Lewis Black jabs his index finger in the air, as if each violent motion could puncture his audience’s illusions about life. As he steps toward the lip of the Warner Theatre stage, his voice escalates. We live in troubled times, he bellows to the packed house. You want proof? America’s reigning Angry Comic then delivers the koan of a kicker: Because I, Lewis Black, am now mainstream!
The crowd laughs in double acknowledgment. The Grammy- and Emmy-winning comedian does indeed have millions of devoted fans. But there’s also the Groucho Marxian twist: If Black’s diatribes against this modern world strike such a wide and cathartic chord, what does that say about the state of things today?
On this “In God We Rust” tour two Septembers ago, the dyspeptic comedian rolled out rants against health-care costs, against greed, against poverty. Against leaders who insult our intelligence. From marijuana legalization to Americans’ wired lives, seeds from that tour will bloom in Black’s newest tour, “Running on Empty,” which comes to the Warner (Sept. 27-29) before heading next month to Broadway.
“I’m trying to get the through line,” Black tells me a few weeks ago. “It’s that the century is a disappointment. The baby-boom generation couldn’t fix anything. And we broke most of the toys we were handed.”
Black, born in 1948 and a teenager of the Beatles years, celebrated his own “When I’m Sixty-Four” milestone Aug. 30. It wasn’t until midlife that Black began to find mainstream stand-up success — largely by tapping into that sense of disappointment and disillusionment.
Personally, he says he’s mostly content. But onstage, he spews F-bombs of satiric exasperation. He inhabits a splenetic character who vents with fingers twitching, arms flailing, torso oscillating like a sprinkler head.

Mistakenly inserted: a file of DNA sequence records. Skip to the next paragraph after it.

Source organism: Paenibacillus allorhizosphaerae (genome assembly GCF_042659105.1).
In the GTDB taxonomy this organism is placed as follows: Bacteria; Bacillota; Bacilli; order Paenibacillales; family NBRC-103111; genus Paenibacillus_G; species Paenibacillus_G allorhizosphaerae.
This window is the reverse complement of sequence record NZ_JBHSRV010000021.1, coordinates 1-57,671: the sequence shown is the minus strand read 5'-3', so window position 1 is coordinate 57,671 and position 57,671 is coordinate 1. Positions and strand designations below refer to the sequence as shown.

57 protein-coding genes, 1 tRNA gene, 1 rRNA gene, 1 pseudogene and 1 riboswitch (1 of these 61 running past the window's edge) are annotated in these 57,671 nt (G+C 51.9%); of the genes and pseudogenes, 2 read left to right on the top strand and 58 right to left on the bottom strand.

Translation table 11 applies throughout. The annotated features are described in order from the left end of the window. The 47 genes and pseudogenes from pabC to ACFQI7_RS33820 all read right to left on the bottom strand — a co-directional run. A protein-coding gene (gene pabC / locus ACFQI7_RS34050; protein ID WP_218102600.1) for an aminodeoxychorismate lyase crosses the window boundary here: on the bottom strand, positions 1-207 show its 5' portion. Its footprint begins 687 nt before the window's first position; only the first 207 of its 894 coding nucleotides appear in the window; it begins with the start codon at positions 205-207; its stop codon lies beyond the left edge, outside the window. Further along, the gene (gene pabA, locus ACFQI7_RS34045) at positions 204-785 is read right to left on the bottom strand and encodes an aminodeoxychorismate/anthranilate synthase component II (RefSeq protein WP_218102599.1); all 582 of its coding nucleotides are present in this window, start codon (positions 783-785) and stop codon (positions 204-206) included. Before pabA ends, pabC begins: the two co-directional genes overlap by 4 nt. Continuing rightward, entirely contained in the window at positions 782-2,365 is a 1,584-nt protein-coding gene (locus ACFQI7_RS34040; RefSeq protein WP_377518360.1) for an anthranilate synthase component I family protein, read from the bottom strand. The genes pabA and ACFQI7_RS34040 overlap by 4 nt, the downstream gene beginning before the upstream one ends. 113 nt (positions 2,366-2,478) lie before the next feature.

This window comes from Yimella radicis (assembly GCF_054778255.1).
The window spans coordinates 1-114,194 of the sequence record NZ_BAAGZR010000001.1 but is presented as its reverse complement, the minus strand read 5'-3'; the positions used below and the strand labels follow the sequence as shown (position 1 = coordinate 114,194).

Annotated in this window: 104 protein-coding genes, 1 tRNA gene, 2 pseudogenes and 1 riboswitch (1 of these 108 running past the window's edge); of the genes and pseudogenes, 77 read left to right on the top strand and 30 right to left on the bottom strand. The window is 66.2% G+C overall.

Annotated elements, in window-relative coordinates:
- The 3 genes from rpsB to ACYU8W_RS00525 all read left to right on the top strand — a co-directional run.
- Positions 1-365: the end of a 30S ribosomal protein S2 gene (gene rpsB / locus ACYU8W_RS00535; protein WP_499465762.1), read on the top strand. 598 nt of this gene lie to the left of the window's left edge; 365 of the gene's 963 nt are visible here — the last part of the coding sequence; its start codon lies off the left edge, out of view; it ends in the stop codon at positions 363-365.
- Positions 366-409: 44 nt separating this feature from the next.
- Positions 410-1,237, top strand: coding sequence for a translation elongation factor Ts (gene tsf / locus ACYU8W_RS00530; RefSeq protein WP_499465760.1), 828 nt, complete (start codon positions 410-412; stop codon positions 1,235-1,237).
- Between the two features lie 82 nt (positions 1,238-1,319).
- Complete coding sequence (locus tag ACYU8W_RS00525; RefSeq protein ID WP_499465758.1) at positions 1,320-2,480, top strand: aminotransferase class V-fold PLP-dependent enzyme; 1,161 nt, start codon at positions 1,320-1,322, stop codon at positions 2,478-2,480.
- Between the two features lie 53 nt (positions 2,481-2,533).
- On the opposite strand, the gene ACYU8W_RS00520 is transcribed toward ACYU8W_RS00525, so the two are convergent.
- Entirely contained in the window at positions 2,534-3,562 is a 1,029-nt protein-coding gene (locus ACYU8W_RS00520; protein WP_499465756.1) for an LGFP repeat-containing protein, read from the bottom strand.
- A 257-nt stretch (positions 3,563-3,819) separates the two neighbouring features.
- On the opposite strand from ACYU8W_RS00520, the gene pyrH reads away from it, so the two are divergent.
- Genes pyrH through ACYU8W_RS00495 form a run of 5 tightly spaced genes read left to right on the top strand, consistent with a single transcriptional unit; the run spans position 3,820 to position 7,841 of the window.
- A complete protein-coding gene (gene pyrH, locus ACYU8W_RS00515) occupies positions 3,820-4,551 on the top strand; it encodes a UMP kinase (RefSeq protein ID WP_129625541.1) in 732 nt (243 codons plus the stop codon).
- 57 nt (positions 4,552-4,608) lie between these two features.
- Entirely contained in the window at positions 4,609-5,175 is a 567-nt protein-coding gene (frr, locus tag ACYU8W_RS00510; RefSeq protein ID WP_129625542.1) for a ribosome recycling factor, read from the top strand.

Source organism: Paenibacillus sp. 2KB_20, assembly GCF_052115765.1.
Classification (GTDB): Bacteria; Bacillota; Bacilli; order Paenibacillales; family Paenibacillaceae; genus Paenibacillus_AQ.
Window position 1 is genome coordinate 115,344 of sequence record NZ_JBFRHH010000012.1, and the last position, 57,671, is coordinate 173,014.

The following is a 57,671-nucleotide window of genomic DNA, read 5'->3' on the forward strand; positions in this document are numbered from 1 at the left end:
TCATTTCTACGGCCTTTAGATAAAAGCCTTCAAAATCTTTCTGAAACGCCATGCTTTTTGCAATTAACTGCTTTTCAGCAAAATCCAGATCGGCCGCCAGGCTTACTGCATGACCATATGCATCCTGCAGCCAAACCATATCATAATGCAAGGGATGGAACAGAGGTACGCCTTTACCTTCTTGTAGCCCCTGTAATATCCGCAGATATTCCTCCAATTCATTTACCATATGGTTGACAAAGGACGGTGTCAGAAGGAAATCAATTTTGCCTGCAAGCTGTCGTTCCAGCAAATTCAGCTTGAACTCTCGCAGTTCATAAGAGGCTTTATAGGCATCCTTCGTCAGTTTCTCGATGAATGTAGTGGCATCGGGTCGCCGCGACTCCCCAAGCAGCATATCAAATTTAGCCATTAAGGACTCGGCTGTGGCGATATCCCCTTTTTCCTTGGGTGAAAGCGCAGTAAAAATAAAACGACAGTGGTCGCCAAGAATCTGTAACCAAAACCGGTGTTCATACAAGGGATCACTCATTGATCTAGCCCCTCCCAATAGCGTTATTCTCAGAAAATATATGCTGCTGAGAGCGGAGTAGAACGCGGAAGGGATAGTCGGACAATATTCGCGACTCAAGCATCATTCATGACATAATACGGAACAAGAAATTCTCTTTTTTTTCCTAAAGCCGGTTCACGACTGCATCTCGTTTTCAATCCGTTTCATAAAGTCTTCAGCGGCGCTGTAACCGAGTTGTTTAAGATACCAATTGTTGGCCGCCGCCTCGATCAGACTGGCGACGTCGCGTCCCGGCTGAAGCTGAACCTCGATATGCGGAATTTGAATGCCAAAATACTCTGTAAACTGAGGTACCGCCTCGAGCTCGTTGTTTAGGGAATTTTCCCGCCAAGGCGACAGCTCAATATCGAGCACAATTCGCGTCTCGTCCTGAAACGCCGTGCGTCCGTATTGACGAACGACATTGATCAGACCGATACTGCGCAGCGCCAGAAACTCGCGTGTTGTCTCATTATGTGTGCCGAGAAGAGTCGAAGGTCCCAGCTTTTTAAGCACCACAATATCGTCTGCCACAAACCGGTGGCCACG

“I’m a happy person, but an angry citizen ... ,” Black tells me. “To get angry at the world around us is the most sane reaction you can have.”
But how did Black become a one-man ranting civics lesson? How did he become the comic voice of our national vitriol?
It is a broiling, nearly triple-digit day in Washington. As I slog my way to Hotel Rouge in Northwest, I rethink this whole coat-and-tie thing. I’ve met Black before, after night shows, but our first interview demands sartorial decorum.
I tug hard at my neckwear in the high-noon heat until, arriving, I appear as disheveled as the comedian’s volcanic “Back in Black” character on “The Daily Show With Jon Stewart.” It’s a look Black has perfected for his hot-under-the-collar persona: tie pulled askew, lapels gone wild. Lewis Black the character, losing it on the Titanic of life, is the model of the modern id unleashed.
As I enter the lobby, up strolls Black in jeans and a lightweight blue-striped shirt, looking cool. Calm. Refreshed. We shake, we sit. Then: “What’s with the coat and tie? It’s a hundred degrees out, you f---!”
It’s a welcome sign: Black is cursing with me, not at me. Off come the tie, the coat and the formality. A man drenched in sweat wheels in his bicycle; Black needles him, too. The man introduces himself as John Bowman, Black’s longtime opening act. They trade easy jabs like comics can after sharing tour buses and friendship for decades.
Seeking a quieter place to talk, Black and I are directed to a pillowed nook painted so come-hither rouge, it looks like a waiting room for a harem. Settling in, Black shares memories of growing up in Silver Spring in the 1950s and ’60s; of finding a creative home at the University of North Carolina at Chapel Hill, where he would experiment with playwriting, comedy and drugs; and of attending the Yale School of Drama in the ’70s, where he would grow his profound distrust of authority.
Black’s phone goes off. Then he does. Eye-rolling agitation. He thinks the world is going to hell in a hand-held. “I’ve got this insane Droid!” he tells me later. “I’ve got too much to do. I do 100 e-mails just to keep up, but I’ve got 3,500 e-mails in my inbox!” His voice builds. “And then there are the apps! Every time I use an app, part of my brain dies! We’ll get to the point where we go to bed and wonder: Did I have a thought today? You’ll have to go to your ‘Thought’ app!”
Black reholsters the Droid. Not just smartphones drive him batty. “There’s this Facebook thing and this Twitter thing — you’ve got new things!” says Black, who has hired a social-media pro to help handle these. “It’s a bombardment of information that’s at levels I never imagined.” His voice revs up for effect. “My generation takes LSD, and everyone gets into a hoo-ha about it. But the computer has the effect of a drug! It’s like we dropped a drug that has about 50 times the power of acid!”